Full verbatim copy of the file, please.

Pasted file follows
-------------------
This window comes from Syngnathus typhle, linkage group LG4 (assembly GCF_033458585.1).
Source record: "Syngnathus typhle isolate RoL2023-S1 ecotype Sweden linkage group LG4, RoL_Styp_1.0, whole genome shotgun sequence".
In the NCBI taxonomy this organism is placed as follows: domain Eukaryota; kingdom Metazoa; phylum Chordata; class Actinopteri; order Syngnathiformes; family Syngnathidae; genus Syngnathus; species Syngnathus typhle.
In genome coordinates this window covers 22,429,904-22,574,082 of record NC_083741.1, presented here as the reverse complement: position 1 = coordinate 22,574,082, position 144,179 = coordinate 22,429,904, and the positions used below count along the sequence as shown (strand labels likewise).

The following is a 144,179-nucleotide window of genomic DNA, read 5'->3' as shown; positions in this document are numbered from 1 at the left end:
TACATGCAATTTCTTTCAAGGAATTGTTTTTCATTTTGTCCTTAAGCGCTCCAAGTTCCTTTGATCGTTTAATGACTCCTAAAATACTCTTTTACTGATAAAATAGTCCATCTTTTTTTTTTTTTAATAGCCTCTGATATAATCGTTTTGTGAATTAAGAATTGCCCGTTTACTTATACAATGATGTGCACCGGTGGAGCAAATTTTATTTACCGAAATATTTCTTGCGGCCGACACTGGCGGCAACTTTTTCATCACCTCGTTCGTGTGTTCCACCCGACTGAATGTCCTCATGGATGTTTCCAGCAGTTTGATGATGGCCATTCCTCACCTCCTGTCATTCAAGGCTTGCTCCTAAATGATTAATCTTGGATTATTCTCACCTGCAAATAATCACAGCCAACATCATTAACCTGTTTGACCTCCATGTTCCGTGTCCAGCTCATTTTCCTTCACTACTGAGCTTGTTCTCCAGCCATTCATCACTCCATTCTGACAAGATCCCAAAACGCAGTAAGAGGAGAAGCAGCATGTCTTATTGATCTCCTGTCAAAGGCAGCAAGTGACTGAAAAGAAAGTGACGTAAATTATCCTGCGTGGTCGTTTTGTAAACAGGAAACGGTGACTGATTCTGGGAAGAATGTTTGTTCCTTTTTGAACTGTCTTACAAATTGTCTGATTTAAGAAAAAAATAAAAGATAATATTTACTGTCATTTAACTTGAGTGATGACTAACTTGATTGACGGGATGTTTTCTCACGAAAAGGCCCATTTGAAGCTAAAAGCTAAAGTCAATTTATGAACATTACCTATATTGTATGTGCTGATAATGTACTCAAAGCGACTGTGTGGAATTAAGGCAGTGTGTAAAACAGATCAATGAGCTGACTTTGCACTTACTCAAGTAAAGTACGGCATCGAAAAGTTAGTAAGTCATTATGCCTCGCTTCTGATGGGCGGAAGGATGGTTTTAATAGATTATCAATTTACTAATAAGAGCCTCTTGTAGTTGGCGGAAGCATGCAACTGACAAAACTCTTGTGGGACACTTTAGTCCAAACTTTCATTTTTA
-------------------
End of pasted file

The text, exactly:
This window comes from Syngnathus typhle, linkage group LG4 (assembly GCF_033458585.1).
Source record: "Syngnathus typhle isolate RoL2023-S1 ecotype Sweden linkage group LG4, RoL_Styp_1.0, whole genome shotgun sequence".
In the NCBI taxonomy this organism is placed as follows: domain Eukaryota; kingdom Metazoa; phylum Chordata; class Actinopteri; order Syngnathiformes; family Syngnathidae; genus Syngnathus; species Syngnathus typhle.
In genome coordinates this window covers 22,429,904-22,574,082 of record NC_083741.1, presented here as the reverse complement: position 1 = coordinate 22,574,082, position 144,179 = coordinate 22,429,904, and the positions used below count along the sequence as shown (strand labels likewise).

The following is a 144,179-nucleotide window of genomic DNA, read 5'->3' as shown; positions in this document are numbered from 1 at the left end:
TACATGCAATTTCTTTCAAGGAATTGTTTTTCATTTTGTCCTTAAGCGCTCCAAGTTCCTTTGATCGTTTAATGACTCCTAAAATACTCTTTTACTGATAAAATAGTCCATCTTTTTTTTTTTTTAATAGCCTCTGATATAATCGTTTTGTGAATTAAGAATTGCCCGTTTACTTATACAATGATGTGCACCGGTGGAGCAAATTTTATTTACCGAAATATTTCTTGCGGCCGACACTGGCGGCAACTTTTTCATCACCTCGTTCGTGTGTTCCACCCGACTGAATGTCCTCATGGATGTTTCCAGCAGTTTGATGATGGCCATTCCTCACCTCCTGTCATTCAAGGCTTGCTCCTAAATGATTAATCTTGGATTATTCTCACCTGCAAATAATCACAGCCAACATCATTAACCTGTTTGACCTCCATGTTCCGTGTCCAGCTCATTTTCCTTCACTACTGAGCTTGTTCTCCAGCCATTCATCACTCCATTCTGACAAGATCCCAAAACGCAGTAAGAGGAGAAGCAGCATGTCTTATTGATCTCCTGTCAAAGGCAGCAAGTGACTGAAAAGAAAGTGACGTAAATTATCCTGCGTGGTCGTTTTGTAAACAGGAAACGGTGACTGATTCTGGGAAGAATGTTTGTTCCTTTTTGAACTGTCTTACAAATTGTCTGATTTAAGAAAAAAATAAAAGATAATATTTACTGTCATTTAACTTGAGTGATGACTAACTTGATTGACGGGATGTTTTCTCACGAAAAGGCCCATTTGAAGCTAAAAGCTAAAGTCAATTTATGAACATTACCTATATTGTATGTGCTGATAATGTACTCAAAGCGACTGTGTGGAATTAAGGCAGTGTGTAAAACAGATCAATGAGCTGACTTTGCACTTACTCAAGTAAAGTACGGCATCGAAAAGTTAGTAAGTCATTATGCCTCGCTTCTGATGGGCGGAAGGATGGTTTTAATAGATTATCAATTTACTAATAAGAGCCTCTTGTAGTTGGCGGAAGCATGCAACTGACAAAACTCTTGTGGGACACTTTAGTCCAAACTTTCATTTTTA